During my first year in Istanbul, I was quite depressed and refused to meet people. So, comedy was the means to let out all my emotions; this is how I expressed myself. I remember sharing my first video on Instagram, and leaving my iPad at home. When I came back, I looked at the screen and saw that my Instagram followers jumped from 43 followers to 10K just like that... this is how it all started!
What was the inspiration behind creating your widely acclaimed character of Umm Suzan, a persona that has gained popularity?
I think one of the main reasons I created the character of Umm Suzan was that I missed the family atmosphere. Because I was separated from my family back then, I really just wanted to highlight this part of my life and bring back the energy I received from my family. So, I started creating these family comedy sketches to make up for the fact that I wasn’t able to see my family for five years. Another reason was that in my teenage years, I spent a lot of time with my mother, and learned so much from her and shared countless beautiful and fun moments that I really wanted to share them. So, I just wanted to share that for everyone to enjoy and remember the beautiful moments that exist with our families, within our traditions.
A lot of your characters in the skits are women. What’s the reason behind this?
At first, I remember doing the mother, daughter and mother-in-law personas because I was more comfortable with these characters in terms of coming up with funny ideas. After that I started adding a lot of male characters, including the father, the young child, and then the father-in-law. So yes, I did start off with the three main female characters and I highlighted them at the beginning because whenever I brainstormed, most of my ideas were made for these personas. But after that I thought to myself, “Let’s add the rest of the family members to highlight all aspects of a typical household. “So, I included the male personas as well.
I now have a series on YouTube called Sabe’ Jiran, which means seven neighbours in Arabic, where I play more than 22 characters, including women, men, boys and girls.
Social media can be a great tool for exposure and has attracted millions of fans from all over the region and world to your profile. That said, it can also expose you to negative and unwarranted commentary. How do you deal with that?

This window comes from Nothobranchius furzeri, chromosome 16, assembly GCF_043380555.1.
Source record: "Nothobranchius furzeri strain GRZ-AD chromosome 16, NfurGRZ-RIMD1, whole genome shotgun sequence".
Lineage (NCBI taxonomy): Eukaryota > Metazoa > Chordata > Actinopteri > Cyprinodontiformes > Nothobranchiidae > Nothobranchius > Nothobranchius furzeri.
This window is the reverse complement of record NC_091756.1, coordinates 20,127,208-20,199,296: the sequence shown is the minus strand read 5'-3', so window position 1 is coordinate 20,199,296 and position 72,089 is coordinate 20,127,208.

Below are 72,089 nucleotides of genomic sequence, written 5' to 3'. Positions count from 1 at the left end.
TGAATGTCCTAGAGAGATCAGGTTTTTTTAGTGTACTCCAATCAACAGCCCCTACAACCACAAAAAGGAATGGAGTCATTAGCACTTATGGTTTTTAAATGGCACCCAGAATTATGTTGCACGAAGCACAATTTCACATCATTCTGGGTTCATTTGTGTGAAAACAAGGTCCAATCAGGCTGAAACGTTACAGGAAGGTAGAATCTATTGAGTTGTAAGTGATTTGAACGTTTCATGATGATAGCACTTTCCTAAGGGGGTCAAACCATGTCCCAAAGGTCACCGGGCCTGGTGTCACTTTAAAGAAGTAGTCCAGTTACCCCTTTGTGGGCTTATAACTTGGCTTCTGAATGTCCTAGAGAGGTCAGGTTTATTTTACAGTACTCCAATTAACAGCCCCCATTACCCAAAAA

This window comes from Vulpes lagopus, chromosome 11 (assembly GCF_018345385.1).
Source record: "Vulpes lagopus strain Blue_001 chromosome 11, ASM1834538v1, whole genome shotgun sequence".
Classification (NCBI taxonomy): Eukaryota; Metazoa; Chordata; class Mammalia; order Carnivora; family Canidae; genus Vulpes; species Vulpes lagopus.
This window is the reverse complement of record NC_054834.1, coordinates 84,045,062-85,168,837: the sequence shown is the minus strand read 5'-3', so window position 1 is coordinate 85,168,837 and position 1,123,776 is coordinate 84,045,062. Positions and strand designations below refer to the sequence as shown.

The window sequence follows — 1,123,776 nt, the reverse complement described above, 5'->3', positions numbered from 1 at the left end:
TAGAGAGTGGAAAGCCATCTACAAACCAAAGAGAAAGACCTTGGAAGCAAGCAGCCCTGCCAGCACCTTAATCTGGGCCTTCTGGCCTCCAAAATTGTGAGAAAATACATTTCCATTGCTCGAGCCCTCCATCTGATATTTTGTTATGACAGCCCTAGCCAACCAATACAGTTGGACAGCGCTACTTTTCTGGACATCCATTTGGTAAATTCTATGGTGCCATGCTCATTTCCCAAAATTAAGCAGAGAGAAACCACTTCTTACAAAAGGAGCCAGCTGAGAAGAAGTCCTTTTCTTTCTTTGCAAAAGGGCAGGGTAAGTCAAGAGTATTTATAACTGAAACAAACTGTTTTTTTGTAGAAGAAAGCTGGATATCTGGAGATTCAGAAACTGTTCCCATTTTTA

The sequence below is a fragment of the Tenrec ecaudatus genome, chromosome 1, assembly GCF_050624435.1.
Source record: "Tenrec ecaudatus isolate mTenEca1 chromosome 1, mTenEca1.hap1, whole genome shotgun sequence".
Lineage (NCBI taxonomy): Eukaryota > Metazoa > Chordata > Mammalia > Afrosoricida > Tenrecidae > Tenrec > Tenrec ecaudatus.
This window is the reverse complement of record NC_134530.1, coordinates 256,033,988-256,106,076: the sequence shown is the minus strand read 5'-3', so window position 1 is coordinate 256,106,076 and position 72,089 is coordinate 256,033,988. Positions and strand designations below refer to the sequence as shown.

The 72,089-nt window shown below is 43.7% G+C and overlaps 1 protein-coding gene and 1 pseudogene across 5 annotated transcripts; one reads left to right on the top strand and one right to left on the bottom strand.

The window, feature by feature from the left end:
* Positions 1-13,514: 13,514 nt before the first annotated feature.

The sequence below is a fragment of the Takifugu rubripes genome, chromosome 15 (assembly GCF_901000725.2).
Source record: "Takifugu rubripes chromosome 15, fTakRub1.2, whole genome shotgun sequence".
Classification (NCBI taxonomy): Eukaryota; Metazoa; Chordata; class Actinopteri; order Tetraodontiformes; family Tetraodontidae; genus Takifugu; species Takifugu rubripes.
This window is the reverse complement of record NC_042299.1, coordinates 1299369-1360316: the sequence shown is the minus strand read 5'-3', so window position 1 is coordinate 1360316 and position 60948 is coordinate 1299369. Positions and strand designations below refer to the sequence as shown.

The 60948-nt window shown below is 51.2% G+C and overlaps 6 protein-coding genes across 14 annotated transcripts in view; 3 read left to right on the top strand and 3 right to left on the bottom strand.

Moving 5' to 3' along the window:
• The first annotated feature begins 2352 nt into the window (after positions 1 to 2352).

Social media can be a double-edged sword in that it can be both positive and negative. And this is just how life is. It all depends on how you choose to look at it, what you choose to focus on, and how you want to deal with negativity.
When I first started creating videos on social media, the first two years were quite difficult because I was still a high school student, and it was tough when I received criticism on my platform. If someone said they didn’t like my videos, or style, or hair, it was quite tough because I was exposing myself to a lot of people. But after some time, I learned to focus on all the positives that also exist on my platform. I asked myself, “Why am I not appreciating the hundreds and thousands of positive and beautiful comments, and worrying about the small number of negative comments?” I’m doing this because I love it, I’m passionate about it and I have a message to remind people that even if you’re going through a lot in life, you have to keep dreaming.
According to a previous interview, you are a person who likes to talk to himself. Is that true? If so, why?
I mean honestly, who doesn’t talk to himself or herself? I don’t know if it’s just my thing or if others do the same, but I actually love having conversations with myself. In Paris, for example, I remember having a mirror in my bathroom and stood there for hours just venting and talking about everything. To be honest, I treat myself as my own therapist, and I just love doing this. I also love to practise the languages I know (Arabic, English, French and Turkish), and I love brainstorming with myself this way. A lot of my ideas come when I talk to myself and when I imagine scenarios, and then ask myself, “Do you like this?”. If I do, I share it with everyone else.
I enjoy doing this because at one point, I had no one to speak to, except my family. I remember seeing my mom really sad in Turkey when my family was separated, and I didn’t want to make life any harder for her. So, instead of telling her how bad I was feeling I would just wait until everyone was asleep and I would go and vent in front of the mirror. In a way, it’s therapeutic and it’s a way for me to escape again. It makes me feel comfortable, confident and happy.
Earlier, Google apologised for “inaccuracies” in historical depictions that it was creating